Accueil d’une délégation japonaise
Accueil d’une délégation d’avocats du barreau de Tokyo
Le jeudi 5 juin 2014 la Chaire d’excellence Gestion du conflit et de l’après-conflit a reçu une délégation japonaise composée de six avocats du barreau de Tokyo. Tous ont été engagés dans le procès dit de Pingdingshan.
C’est dans cette petite ville de la province du Henan en Chine que des troupes de l’Armée impériale japonaise ont massacré le 16 septembre 1932 plus de 3000 habitants, hommes, femmes et enfants.
En 1996, trois survivants ont entrainé une procédure judiciaire contre l’Etat japonais. Les procès ont été perdus mais des associations de juristes et d’universitaires militent aujourd’hui pour que le Gouvernement japonais reconnaisse les faits et verse des dédommagements. Les ayant-droits des victimes de Pingdingshan demandent des réparations qui prendrait la forme du financement d’un Parc de la Paix pour transmettre la mémoire de ce massacre aux jeunes générations.
A la suite de cette visite, la Chaire d’excellence et Maître Shiroh Kawakami qui conduisait la délégation se sont engagés à nouer des relations plus étroites afin, côté japonais de fournir des archives et de la documentation sur les 88 procès en cours au Japon (procès se rapportant aux « femmes de réconfort », à l’utilisation d’armes chimiques, aux massacres des années 1930 en Chine), et côté Chaire à constituer un dossier sur la gestion mémorielle des guerres en Europe (autres interprétations, d’évocations, mémoriaux, musées de la Seconde Guerre mondiale).
The Outline of the Pingdingshan Massacre
The Pingdingshan massacre was a massacre committed by the Imperial Japanese Army on Septembre, 16, 1932 in the Pingdingshan Settlement located in the outskirts of Fushun, a city known for its coal mines, in northeastern China. More than three thousand non-combatants, including childrens, women and old people, were killed in the massacre.
On the previous night (September 15), groups of Anti-Japanese Army went through the Pingdingshan Settlement and attacked the Japanese-operated coal mine of Fushun. The raid inflicted a great loss to the Japanese colonizers. Blaming the residents of the Pingdingshan Settlement for not having reported the passing of the Anti-Japanese Army to the police, the Japanese Army decided to kill all the residents in retaliation and executed the decision.
On September 16, the Japanese military men arrived in the Pingdingshan Settlement by truck, herded all the residents to the bottom of a cliff west to the settlement, and barraged machine-gun fires. Those who survived the macine gun-fires were killed by bayonets.Finally, they blew up the cliff with dynamite and buried the scene. They also set fire on the settlement of Pingdingshan and destroyed it.
The site of the massacre remained buried until the end of Worl War II. When the site was excavated after the war, number of bodily remains of the massacred residents appeared. Today, a memorial hall is built on the site and the bodily remains are preserved there.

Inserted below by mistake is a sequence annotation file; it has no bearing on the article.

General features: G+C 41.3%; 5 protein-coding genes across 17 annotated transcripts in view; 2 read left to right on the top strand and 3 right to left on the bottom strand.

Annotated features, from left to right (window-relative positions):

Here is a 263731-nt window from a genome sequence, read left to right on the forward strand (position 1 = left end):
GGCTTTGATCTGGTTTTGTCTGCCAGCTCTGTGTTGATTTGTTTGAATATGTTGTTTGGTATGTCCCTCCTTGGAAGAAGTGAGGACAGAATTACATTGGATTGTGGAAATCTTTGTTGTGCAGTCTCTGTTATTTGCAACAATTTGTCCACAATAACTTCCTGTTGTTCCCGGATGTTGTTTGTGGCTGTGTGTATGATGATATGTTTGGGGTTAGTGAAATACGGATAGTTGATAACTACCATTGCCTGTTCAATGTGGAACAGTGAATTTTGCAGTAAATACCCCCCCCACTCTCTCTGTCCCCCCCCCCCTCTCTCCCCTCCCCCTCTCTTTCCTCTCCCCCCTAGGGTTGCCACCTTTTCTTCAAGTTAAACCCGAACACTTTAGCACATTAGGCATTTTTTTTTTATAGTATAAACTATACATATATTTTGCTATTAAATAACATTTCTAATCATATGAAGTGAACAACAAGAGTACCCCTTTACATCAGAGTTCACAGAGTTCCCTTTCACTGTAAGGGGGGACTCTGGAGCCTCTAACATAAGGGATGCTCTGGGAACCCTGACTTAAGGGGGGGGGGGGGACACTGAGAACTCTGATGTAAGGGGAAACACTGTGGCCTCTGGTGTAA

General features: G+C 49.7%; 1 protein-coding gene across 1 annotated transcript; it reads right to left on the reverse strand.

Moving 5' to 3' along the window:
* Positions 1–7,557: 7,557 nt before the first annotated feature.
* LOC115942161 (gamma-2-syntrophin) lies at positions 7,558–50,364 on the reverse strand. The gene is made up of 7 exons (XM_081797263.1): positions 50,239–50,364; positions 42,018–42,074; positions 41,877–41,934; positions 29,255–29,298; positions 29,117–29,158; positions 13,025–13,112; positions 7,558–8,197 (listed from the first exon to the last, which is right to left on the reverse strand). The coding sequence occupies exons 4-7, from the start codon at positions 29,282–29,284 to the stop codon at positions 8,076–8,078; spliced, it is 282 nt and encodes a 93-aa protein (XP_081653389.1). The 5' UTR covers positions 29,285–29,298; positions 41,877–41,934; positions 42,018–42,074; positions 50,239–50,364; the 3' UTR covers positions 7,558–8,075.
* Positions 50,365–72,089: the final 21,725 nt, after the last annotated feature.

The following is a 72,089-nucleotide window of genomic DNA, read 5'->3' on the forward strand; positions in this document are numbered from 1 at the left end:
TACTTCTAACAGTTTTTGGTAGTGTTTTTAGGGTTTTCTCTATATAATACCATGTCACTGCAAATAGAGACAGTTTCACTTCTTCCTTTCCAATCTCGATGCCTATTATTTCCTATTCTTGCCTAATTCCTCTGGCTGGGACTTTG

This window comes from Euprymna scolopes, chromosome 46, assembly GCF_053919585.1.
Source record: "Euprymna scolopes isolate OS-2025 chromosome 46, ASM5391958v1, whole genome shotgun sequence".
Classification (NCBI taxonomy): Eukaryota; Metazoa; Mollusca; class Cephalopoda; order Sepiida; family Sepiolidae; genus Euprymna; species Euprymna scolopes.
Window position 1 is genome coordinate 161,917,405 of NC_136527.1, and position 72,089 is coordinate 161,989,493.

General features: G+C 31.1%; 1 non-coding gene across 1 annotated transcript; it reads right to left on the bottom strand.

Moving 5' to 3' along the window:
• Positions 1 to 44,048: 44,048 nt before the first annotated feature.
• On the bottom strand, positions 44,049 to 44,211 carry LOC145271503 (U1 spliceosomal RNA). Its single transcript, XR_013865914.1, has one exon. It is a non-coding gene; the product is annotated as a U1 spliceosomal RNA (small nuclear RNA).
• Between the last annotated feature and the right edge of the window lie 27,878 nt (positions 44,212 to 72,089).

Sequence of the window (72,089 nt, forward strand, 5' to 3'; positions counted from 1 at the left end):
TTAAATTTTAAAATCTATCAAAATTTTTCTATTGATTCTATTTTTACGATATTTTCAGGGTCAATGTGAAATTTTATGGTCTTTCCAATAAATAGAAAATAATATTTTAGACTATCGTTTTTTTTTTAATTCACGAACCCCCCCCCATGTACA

The japanese government has neither admitted the Pingdingshan massacre nor apologized, In 1996, from among those who miraculously survived the massacre, three Chinese named Mo Tesheng, Yang Baoshan and Fang Surong filed a compensation lawsuit against the Japanese government at the Tokyo District Court in Japan.
The Tokyo District Court acknowledge in its decision the facts regarding the Pingdingshan massacre. Howevern the court dismissed the demands of the three plaintiffs by insisting that the principle of immune sovereignty, according to which the state is immune from compensation claims for damages caused by its exercise of power, was applicable to the Japanese government of the time when the Pingdingshan massacre was committed. Although the plaintiffs appealed to the upper courts, the case was concludedwhen the Suprem Court of Japan dismissed their appeal in 2006.
Although they lost their case, the three survivors have been making out-of-court demands that the Japonese should acknowledge the facts and apologize, build a monument and a cemetryas a token of apology, reveal more facts regarding the massacre and pass o the lessons for future générations in order not to repeat the tragedy of Pingdingdhan massacre.
To achieve these goals demanded by the victims, Japanese and Chinese citizens are engaging in transnational coopération, and in so doing have developed mutual understanding and trust. We firmly believe that such mutual trust at the grass-root level will be the foundation on which to buid genuinely peaceful and a stable societies in the future.
We have comme to learn about the Distoma Massacre, thaht in Europe, as well, somme people are incerely confrontingin the historical fact of a massacre of civilians. Altough the areas we live in – Asia and Europe – are separate, it is very important that we, linving as contemporaries who confront similar cases of massacre committed in the past, share our pledges not to repeat the by passing on our memories and lessons.
A massacre of non-combatant civilans is a grave violation of Human rights. No matter how much time has lapsed, redress must be provided to the victims. Only in achieving this goal, we can go a step further to build societies where Human Rights are truly protected. We are firmly determined to continue to take transnational concerted actions at the grass-root level.
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